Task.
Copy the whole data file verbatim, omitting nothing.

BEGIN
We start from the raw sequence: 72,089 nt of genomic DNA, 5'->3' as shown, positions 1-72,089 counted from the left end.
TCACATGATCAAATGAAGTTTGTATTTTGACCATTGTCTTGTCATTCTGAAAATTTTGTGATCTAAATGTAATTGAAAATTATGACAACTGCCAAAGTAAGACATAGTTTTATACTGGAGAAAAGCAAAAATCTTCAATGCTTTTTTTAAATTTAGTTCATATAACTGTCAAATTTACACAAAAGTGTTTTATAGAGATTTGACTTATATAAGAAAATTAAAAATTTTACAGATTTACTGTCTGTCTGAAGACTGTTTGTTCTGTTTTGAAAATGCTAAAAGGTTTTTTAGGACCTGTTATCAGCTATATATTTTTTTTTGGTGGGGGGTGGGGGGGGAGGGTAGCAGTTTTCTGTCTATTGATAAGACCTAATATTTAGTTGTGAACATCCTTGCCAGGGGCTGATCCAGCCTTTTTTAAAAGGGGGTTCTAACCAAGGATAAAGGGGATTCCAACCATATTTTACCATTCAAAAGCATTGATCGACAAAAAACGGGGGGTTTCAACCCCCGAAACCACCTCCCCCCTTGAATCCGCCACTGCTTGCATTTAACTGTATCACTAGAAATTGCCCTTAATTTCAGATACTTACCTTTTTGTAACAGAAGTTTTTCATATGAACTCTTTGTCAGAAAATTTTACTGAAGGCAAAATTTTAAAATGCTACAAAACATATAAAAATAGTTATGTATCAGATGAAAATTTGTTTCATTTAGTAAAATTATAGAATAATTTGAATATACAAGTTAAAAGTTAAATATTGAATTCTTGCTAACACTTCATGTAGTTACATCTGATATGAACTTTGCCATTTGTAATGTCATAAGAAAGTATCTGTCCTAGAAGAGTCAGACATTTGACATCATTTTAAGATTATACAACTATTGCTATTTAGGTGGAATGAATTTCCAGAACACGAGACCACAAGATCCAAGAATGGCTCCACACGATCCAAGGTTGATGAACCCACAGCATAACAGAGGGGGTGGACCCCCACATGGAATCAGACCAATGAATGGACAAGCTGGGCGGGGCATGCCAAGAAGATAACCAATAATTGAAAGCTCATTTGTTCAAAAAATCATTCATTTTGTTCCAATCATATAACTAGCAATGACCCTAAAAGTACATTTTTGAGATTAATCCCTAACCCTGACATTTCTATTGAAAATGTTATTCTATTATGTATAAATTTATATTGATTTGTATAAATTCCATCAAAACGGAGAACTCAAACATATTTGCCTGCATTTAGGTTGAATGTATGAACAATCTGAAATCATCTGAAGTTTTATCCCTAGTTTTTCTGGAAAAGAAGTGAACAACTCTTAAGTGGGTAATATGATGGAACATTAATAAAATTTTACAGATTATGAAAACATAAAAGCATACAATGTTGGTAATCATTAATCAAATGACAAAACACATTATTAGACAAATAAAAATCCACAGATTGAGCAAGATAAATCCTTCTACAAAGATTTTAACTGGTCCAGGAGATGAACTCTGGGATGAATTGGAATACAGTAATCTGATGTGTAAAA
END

We start from the raw sequence: 72,089 nt of genomic DNA, 5'->3' as shown, positions 1-72,089 counted from the left end.
TCACATGATCAAATGAAGTTTGTATTTTGACCATTGTCTTGTCATTCTGAAAATTTTGTGATCTAAATGTAATTGAAAATTATGACAACTGCCAAAGTAAGACATAGTTTTATACTGGAGAAAAGCAAAAATCTTCAATGCTTTTTTTAAATTTAGTTCATATAACTGTCAAATTTACACAAAAGTGTTTTATAGAGATTTGACTTATATAAGAAAATTAAAAATTTTACAGATTTACTGTCTGTCTGAAGACTGTTTGTTCTGTTTTGAAAATGCTAAAAGGTTTTTTAGGACCTGTTATCAGCTATATATTTTTTTTTGGTGGGGGGTGGGGGGGGAGGGTAGCAGTTTTCTGTCTATTGATAAGACCTAATATTTAGTTGTGAACATCCTTGCCAGGGGCTGATCCAGCCTTTTTTAAAAGGGGGTTCTAACCAAGGATAAAGGGGATTCCAACCATATTTTACCATTCAAAAGCATTGATCGACAAAAAACGGGGGGTTTCAACCCCCGAAACCACCTCCCCCCTTGAATCCGCCACTGCTTGCATTTAACTGTATCACTAGAAATTGCCCTTAATTTCAGATACTTACCTTTTTGTAACAGAAGTTTTTCATATGAACTCTTTGTCAGAAAATTTTACTGAAGGCAAAATTTTAAAATGCTACAAAACATATAAAAATAGTTATGTATCAGATGAAAATTTGTTTCATTTAGTAAAATTATAGAATAATTTGAATATACAAGTTAAAAGTTAAATATTGAATTCTTGCTAACACTTCATGTAGTTACATCTGATATGAACTTTGCCATTTGTAATGTCATAAGAAAGTATCTGTCCTAGAAGAGTCAGACATTTGACATCATTTTAAGATTATACAACTATTGCTATTTAGGTGGAATGAATTTCCAGAACACGAGACCACAAGATCCAAGAATGGCTCCACACGATCCAAGGTTGATGAACCCACAGCATAACAGAGGGGGTGGACCCCCACATGGAATCAGACCAATGAATGGACAAGCTGGGCGGGGCATGCCAAGAAGATAACCAATAATTGAAAGCTCATTTGTTCAAAAAATCATTCATTTTGTTCCAATCATATAACTAGCAATGACCCTAAAAGTACATTTTTGAGATTAATCCCTAACCCTGACATTTCTATTGAAAATGTTATTCTATTATGTATAAATTTATATTGATTTGTATAAATTCCATCAAAACGGAGAACTCAAACATATTTGCCTGCATTTAGGTTGAATGTATGAACAATCTGAAATCATCTGAAGTTTTATCCCTAGTTTTTCTGGAAAAGAAGTGAACAACTCTTAAGTGGGTAATATGATGGAACATTAATAAAATTTTACAGATTATGAAAACATAAAAGCATACAATGTTGGTAATCATTAATCAAATGACAAAACACATTATTAGACAAATAAAAATCCACAGATTGAGCAAGATAAATCCTTCTACAAAGATTTTAACTGGTCCAGGAGATGAACTCTGGGATGAATTGGAATACAGTAATCTGATGTGTAAAA